Bert and Mary Barnsley were simply inseparable. From the moment of birth to their last moments in earth, they were side-by-side. Their story is one in a million and one that has survived the war.They were born in Peartree Lane in Cradley Heath. The two came into the world only two days apart and left the world exactly a week apart as if fate created the one with the other and one cannot be without the other.
They were married on Christmas Day in the year 1943 when the Second World War raged around the globe. For seventy years, the couple lived in their marital home at Codsall Road. At 93, they remained together to their last breath. The two were buried on the same church where they made their vows. At the arrival of their coffins to church, the sound of wedding bells resounded instead of the mourning clang of metal.
During their wedding, the vicar was said to have refused the ringing of the bells fearing that this would alert and create panic among the residents to Nazi bombing raids. To make up for the silence of the bells then, the wedding bells in Old Hill were rang during the funeral. The couple originally planned on getting married in another church in Cradley Heath but the vicar there said he would be away for the holidays and claiming he would rather be elsewhere.Mr. Barnsley was making casings for the famous “bouncing bombs” used in the Dambusters bombing runs before he met Mary. He also assisted in working with D-Day crafts and scout cars. During the war, he also served as an ARP warden at a post at the council offices in Old Hill.
Mrs. Barnsley was a retired care assistant. She was a roll thread operator during the war. She also made bolts for the Anderson shelter. The couple were married at 23. The couple had no children of their own. But, they held close family ties. Their love and romance blossomed with the passing of seventy years.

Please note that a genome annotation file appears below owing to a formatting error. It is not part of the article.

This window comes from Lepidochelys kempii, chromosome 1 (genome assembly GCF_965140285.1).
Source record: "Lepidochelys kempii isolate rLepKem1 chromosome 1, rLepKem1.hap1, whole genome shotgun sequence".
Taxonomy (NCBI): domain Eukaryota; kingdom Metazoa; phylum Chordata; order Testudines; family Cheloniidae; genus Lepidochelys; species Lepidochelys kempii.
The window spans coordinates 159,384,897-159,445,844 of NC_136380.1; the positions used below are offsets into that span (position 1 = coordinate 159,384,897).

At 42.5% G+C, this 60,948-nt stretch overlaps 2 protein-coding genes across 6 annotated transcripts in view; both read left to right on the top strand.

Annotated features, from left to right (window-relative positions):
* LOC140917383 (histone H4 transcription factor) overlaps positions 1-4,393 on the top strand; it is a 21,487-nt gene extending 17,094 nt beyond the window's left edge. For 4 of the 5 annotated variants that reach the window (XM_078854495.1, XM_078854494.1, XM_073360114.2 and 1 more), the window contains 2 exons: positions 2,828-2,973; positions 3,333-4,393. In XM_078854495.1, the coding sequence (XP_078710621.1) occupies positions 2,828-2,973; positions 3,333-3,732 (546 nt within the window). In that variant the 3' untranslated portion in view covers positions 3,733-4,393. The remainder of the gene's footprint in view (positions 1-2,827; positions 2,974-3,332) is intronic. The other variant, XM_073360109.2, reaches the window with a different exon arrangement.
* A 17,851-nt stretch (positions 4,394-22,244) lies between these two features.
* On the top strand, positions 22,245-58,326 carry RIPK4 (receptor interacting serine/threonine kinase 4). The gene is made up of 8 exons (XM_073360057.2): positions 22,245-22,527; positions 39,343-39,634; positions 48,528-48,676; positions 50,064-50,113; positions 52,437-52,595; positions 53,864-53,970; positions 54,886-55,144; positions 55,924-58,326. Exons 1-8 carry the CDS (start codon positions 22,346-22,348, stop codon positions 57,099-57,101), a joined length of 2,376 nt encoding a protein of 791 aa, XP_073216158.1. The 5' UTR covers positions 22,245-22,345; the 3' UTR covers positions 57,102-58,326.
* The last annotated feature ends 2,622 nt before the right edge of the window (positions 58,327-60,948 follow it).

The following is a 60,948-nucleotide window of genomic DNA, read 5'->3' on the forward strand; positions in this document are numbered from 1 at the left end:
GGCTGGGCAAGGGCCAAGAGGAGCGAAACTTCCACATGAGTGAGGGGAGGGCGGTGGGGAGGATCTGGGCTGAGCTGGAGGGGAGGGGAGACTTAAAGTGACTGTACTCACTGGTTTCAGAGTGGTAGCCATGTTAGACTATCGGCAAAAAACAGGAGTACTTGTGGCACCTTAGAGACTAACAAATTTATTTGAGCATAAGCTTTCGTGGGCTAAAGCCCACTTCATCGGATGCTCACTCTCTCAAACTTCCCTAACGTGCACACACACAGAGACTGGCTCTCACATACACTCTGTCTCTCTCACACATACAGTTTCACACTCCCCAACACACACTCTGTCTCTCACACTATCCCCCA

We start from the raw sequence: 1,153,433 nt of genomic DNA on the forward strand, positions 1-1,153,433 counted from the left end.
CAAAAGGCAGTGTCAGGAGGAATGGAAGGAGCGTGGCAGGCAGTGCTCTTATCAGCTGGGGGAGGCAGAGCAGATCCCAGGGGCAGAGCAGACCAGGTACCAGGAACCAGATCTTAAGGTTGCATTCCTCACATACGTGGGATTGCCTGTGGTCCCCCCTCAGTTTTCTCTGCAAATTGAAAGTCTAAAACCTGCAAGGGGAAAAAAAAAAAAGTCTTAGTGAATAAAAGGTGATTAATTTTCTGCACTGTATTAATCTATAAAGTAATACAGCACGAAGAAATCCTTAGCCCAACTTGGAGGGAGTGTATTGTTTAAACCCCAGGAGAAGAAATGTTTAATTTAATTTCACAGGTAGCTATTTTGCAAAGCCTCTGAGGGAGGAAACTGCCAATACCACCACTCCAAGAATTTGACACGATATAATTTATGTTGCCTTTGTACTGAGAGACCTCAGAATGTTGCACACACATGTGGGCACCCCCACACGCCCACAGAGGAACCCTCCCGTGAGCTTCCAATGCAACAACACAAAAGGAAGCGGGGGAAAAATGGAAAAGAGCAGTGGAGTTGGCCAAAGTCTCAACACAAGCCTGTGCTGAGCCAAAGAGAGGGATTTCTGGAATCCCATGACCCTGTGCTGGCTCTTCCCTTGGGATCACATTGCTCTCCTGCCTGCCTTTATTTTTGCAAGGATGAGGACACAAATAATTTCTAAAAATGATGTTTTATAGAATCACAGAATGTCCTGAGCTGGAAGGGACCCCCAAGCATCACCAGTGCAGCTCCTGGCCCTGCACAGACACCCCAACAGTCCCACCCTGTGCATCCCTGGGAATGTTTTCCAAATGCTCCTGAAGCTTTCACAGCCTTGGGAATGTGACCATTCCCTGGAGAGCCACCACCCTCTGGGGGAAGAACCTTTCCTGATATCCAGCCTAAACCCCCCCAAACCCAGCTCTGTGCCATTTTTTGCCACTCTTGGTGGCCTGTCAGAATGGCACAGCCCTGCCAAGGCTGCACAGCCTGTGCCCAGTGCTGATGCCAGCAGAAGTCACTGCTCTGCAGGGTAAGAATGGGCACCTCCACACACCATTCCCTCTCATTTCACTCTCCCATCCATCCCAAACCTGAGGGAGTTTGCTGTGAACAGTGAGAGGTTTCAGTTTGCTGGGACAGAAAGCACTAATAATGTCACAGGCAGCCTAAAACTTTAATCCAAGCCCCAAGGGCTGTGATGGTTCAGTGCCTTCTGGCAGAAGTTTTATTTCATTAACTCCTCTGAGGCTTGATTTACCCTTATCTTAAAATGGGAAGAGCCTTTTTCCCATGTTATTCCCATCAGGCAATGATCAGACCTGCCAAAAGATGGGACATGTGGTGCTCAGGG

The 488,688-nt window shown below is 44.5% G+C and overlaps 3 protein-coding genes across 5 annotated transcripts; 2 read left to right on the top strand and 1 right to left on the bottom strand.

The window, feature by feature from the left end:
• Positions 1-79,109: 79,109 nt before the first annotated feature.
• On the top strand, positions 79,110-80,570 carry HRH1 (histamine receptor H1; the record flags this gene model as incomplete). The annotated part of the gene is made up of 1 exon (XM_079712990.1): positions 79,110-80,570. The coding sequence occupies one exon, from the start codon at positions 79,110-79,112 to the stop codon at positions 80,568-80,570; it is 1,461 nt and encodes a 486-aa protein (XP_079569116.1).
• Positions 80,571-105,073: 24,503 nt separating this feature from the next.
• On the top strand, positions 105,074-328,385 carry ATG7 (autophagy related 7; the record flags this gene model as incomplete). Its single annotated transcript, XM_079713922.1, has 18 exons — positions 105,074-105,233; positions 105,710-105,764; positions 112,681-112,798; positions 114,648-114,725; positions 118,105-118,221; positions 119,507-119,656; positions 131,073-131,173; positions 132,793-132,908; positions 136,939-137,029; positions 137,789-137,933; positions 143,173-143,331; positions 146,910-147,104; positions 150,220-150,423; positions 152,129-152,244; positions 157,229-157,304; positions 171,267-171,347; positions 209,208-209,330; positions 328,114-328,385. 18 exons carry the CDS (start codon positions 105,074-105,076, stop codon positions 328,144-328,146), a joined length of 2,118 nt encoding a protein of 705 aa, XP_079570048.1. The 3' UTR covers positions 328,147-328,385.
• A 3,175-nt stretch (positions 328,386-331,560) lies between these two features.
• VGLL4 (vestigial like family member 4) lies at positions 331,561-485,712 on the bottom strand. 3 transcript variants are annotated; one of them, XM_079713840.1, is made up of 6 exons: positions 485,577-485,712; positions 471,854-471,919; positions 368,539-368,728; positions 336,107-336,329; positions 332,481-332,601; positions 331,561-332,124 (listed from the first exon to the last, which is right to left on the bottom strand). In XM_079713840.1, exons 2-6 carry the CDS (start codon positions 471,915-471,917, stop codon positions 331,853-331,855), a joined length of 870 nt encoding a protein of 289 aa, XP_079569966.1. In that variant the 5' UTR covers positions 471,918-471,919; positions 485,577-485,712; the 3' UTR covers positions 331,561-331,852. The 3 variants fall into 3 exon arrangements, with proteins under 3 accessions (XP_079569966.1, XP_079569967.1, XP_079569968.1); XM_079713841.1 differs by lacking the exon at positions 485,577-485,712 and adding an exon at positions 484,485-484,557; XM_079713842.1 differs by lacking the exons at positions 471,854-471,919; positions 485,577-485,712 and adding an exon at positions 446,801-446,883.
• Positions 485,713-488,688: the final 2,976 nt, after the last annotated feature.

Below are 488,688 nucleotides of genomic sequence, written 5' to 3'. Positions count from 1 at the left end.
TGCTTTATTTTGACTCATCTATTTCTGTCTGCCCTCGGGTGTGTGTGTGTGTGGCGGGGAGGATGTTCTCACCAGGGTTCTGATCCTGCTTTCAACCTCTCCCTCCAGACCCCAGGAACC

Mr. Barnsley died on March 18 after a heart attack. Mrs. Barnsley also suffered of a heart attack half an hour later. She was rushed to the hospital and died a week after on March 25. They both died at 9:00 in the morning. Hundreds attended the funeral. The church of the Holy Trinity in Old Hill, West Midlands, was filled with family and friends of the Bransley. Relatives said the two were intertwined right from the start. They remained together until the end. The coffins of the couple were carried by a horse-drawn car. The cart symbolized the relationship of the couple which stood the test of time. Relatives are amazed at how much the couple remained together even often seen kissing and hugging, sitting and sharing a bed until the end. They are often seen holding hands. They also shared the same ill-fate that led to their death.
Their loving home was often filled with families and friends who were drawn to the love and warmth of the couple. Their relatives expressed their grief at losing their loved ones. At the same time, they find the life shared by the couple as truly something worth celebrating. They claim it is very rare to find a couple these days whose relationship would be able to withstand the tests of time.